Regarding PD-L1 as a biomarker for response to therapy, obviously it tells part of the story but does not tell the whole story. We need to identify better biomarkers.
—Justin Gainor, MD
This is a very exciting time in lung cancer. Immunotherapy is extremely promising,” stated Justin Gainor, MD, a thoracic oncologist at Massachusetts General Hospital in Boston.
The promise of immunotherapy extends to a broad patient population. Targeted treatments have transformed the lives of patients with ALK rearrangements and EGFR mutations. Immunotherapy, on the other hand, may be an option for most patients with NSCLC, Dr. Gainor explained in an interview with The ASCO Post.
“Regarding PD-L1 as a biomarker for response to therapy, obviously it tells part of the story but does not tell the whole story,” he continued. There are patients who are PD-L1–positive who do not respond to immunotherapy, and responses are seen in those who are PD-L1–negative. “We need to identify better biomarkers,” Dr. Gainor said.
As with melanoma, one of the most encouraging aspects of immunotherapy in lung cancer is that responses have tended to be durable, according to preliminary data, he said.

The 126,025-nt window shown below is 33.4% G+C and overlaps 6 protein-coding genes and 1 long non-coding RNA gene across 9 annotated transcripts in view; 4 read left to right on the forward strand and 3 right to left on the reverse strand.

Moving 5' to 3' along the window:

Future challenges in immunotherapy for lung cancer include improving response rates and sorting out the mechanisms of resistance. Three combination strategies may increase response rates: combination with chemotherapy; combination with targeted therapies in lung cancers with mutations; and immunotherapy combinations with other immune checkpoint inhibitors or vaccines, Dr. Gainor said. ■
Disclosure: Dr. Gainor is a paid consultant for Boehringer Ingelheim, Jounce Therapeutics, and Kyowa Hakko Kirin Pharma.
Immune checkpoint inhibitors, particularly PD-1 (programmed cell death-1) and PD-L1 (programmed death-ligand 1) inhibitors, are being studied extensively in lung cancer. These agents, alone and in combination, appear to have the potential to change the management of non–small cell lung cancer...